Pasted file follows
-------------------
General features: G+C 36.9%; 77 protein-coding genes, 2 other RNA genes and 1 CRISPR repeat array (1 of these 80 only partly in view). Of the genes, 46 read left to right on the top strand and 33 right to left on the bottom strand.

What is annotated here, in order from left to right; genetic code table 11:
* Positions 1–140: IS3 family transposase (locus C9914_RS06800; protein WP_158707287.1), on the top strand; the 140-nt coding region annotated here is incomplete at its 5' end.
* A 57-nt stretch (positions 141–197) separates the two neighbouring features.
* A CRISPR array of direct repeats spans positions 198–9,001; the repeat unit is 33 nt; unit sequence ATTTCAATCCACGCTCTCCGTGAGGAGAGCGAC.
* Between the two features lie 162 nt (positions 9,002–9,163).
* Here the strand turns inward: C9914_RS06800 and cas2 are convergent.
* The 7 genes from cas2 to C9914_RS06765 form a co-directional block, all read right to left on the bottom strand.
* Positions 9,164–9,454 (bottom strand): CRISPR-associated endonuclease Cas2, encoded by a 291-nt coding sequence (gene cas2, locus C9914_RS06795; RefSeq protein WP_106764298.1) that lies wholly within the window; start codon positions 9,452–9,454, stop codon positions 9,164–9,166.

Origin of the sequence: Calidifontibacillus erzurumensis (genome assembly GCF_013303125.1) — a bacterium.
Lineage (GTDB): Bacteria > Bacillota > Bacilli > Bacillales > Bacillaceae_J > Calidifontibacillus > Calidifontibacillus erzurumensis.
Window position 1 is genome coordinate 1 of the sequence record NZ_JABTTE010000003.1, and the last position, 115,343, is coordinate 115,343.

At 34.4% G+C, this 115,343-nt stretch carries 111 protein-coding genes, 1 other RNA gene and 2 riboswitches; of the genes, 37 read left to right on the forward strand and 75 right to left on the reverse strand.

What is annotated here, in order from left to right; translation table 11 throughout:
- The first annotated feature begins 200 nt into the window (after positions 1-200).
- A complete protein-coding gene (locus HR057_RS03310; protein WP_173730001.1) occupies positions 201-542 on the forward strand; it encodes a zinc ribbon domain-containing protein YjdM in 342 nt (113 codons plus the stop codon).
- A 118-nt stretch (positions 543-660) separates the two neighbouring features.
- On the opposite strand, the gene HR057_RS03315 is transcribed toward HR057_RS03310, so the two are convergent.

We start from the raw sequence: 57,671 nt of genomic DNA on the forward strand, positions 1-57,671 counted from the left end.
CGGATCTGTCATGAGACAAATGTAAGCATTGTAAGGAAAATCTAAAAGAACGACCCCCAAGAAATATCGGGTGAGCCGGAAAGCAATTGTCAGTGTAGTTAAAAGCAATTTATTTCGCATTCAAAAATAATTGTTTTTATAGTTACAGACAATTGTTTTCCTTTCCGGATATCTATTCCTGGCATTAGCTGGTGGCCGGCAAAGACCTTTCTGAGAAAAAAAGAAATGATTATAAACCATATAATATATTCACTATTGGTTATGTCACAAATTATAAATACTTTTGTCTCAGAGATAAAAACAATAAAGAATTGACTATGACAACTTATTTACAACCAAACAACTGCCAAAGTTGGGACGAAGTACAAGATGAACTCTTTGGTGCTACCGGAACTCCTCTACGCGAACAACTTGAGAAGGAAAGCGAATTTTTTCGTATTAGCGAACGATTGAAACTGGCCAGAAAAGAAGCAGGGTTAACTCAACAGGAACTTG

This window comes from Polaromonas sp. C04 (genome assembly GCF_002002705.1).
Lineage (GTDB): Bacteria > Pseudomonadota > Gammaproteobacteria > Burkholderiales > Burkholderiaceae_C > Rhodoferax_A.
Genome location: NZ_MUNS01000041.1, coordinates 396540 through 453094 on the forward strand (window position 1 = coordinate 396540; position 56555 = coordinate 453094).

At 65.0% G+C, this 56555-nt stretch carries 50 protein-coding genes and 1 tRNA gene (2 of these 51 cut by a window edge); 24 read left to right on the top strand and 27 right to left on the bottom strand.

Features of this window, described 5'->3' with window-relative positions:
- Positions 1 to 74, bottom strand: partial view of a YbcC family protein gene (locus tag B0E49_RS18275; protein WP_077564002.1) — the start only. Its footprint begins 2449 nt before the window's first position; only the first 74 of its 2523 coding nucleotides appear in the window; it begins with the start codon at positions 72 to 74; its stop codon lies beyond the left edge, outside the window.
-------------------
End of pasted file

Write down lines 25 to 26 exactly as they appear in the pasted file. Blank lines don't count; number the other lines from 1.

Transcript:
Features of this window, described 5'->3' with window-relative positions:
- Positions 1 to 74, bottom strand: partial view of a YbcC family protein gene (locus tag B0E49_RS18275; protein WP_077564002.1) — the start only. Its footprint begins 2449 nt before the window's first position; only the first 74 of its 2523 coding nucleotides appear in the window; it begins with the start codon at positions 72 to 74; its stop codon lies beyond the left edge, outside the window.